'Camp': Kids at a Delightful Stage
Friday, August 8, 2003
"Camp" takes place at the fictional Camp Ovation, an Upstate New York summer retreat for teens who want to be singers, dancers and actors. It's a boot camp for attention whores, an Outward Bound for budding exhibitionists.
First-time director Todd Graff filmed "Camp" at the real-life Stagedoor Manor, a performance camp where he was a counselor as a teenager, and where no less than Jennifer Jason Leigh, Robert Downey Jr. and Natalie Portman cut their teeth. A cross between "Fame" and "Waiting for Guffman," "Camp" is just as awkward, earnest, ambitious and occasionally winning as its characters. It bears the rough edges of most first films: clunky staging, gratuitous scenes, an overcrowded story, some weak performances. But "Camp" is spiked with some genuine show-stopping musical numbers, and the sheer pluck of its young cast is nothing if not admirable.
Although "Camp" is an ensemble piece, most of the action centers on a newcomer named Vlad (Daniel Letterle), a hottie who, when he plays the Rolling Stones' "Wild Horses" at his audition, is welcomed as "an honest-to-God straight boy." Vlad's bunkmate, Michael (Robin De Jesus), a drag queen who was beaten up at his prom for wearing a dress, immediately becomes smitten, but Vlad clearly has an eye for the girls. He takes up with Jill (Alana Allen), the camp diva, but soon his eye wanders toward Ellen (Joanna Chilcoat), a sweet girl whose wholesome looks belie a belter's way with a song. Lessons are learned, hugs are exchanged, and more than one tear is shed.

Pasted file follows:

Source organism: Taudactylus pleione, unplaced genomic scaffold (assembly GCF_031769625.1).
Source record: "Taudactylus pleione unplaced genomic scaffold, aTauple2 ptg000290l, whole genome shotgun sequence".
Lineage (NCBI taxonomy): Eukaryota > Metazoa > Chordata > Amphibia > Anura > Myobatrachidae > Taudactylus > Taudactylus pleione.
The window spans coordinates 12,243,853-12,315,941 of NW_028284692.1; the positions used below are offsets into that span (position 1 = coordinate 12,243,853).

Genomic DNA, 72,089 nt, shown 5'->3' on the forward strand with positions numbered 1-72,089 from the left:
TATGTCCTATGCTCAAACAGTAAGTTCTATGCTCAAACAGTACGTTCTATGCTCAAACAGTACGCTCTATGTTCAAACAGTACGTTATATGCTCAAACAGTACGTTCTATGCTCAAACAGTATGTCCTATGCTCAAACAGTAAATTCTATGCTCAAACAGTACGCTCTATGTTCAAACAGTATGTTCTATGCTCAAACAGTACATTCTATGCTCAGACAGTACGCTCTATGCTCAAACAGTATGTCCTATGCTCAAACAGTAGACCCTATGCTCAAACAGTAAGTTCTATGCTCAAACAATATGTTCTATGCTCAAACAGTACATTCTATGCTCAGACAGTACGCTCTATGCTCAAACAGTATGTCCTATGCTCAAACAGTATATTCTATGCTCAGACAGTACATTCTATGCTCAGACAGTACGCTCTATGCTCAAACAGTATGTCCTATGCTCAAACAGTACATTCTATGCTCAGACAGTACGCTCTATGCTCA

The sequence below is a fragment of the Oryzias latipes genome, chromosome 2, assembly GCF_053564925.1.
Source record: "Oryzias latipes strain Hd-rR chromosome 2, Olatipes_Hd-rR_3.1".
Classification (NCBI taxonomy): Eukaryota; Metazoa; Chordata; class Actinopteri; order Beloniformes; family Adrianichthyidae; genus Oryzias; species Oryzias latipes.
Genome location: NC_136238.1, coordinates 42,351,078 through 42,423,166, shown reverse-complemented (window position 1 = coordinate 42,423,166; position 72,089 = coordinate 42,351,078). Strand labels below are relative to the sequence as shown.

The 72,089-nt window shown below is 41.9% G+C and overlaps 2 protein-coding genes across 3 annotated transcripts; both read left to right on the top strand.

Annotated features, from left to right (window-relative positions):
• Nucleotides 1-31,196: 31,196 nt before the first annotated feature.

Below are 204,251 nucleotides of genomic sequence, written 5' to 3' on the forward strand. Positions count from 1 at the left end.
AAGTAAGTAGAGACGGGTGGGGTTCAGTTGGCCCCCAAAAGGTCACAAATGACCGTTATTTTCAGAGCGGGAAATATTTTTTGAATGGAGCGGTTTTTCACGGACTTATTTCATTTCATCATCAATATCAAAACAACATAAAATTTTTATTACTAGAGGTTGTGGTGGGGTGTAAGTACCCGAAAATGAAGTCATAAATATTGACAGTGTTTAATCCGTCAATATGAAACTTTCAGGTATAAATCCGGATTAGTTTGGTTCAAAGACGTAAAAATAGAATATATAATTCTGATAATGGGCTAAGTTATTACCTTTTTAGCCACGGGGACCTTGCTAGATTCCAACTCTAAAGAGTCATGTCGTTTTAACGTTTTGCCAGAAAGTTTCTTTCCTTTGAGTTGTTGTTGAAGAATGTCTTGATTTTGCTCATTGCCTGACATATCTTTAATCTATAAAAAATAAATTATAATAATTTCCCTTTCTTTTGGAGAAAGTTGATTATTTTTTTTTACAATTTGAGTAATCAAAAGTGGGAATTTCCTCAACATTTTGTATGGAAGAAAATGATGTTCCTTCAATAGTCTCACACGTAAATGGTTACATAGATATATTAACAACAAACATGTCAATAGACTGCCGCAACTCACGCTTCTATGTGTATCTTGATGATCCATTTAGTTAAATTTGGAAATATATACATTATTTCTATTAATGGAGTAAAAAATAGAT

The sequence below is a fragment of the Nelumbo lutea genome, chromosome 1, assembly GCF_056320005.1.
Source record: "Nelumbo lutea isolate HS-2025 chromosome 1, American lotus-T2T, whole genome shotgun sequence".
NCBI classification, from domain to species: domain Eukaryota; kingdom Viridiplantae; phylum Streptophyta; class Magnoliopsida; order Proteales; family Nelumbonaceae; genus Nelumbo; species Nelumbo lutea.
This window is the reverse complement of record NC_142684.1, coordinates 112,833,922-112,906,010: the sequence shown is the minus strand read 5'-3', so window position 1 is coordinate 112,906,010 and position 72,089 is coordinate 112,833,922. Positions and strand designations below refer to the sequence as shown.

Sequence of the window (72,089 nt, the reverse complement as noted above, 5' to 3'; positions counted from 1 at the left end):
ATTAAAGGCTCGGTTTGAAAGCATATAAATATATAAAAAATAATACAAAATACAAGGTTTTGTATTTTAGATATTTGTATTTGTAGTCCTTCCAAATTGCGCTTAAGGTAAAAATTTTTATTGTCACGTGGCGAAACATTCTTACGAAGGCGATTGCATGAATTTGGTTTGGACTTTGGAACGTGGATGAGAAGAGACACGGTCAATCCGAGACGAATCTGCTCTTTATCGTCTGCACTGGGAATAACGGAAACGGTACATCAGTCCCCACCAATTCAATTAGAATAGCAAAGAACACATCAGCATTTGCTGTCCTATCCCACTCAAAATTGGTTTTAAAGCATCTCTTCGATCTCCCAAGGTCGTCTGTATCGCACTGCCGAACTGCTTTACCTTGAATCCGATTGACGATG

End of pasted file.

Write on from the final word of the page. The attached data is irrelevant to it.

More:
Viewers who are patient with "Camp's" myriad, predictable story lines will be amply rewarded in the musical numbers, which one-up each other throughout the film. Just when you think nothing can cap the "Turkey Lurkey" number from "Promises, Promises," along comes Chilcoat roaring "And I'm Telling You I'm Not Going" to a very bewildered boy about one-third her height. By far the sweetest voice belongs to Sasha Allen, as the kittenish Dee; by far the funniest scene belongs to the wonderful Anna Kendrick, who as a latter-day Eve Harrington turns from a mouse to a megaphone delivering a literally shattering rendition of "The Ladies Who Lunch."
"Camp" is capped off by the third-act appearance of the most awe-inducing character since Guffman; a surprise appearance by the Great Man of American Musical Theater gives the film an added frisson. The hard-core fans who will most likely enjoy "Camp's" music and insider humor will no doubt be as thrilled to see him as the kids onscreen are; surely they'll want to take note of these gifted young performers, who will doubtless be taking the boards by storm any day now.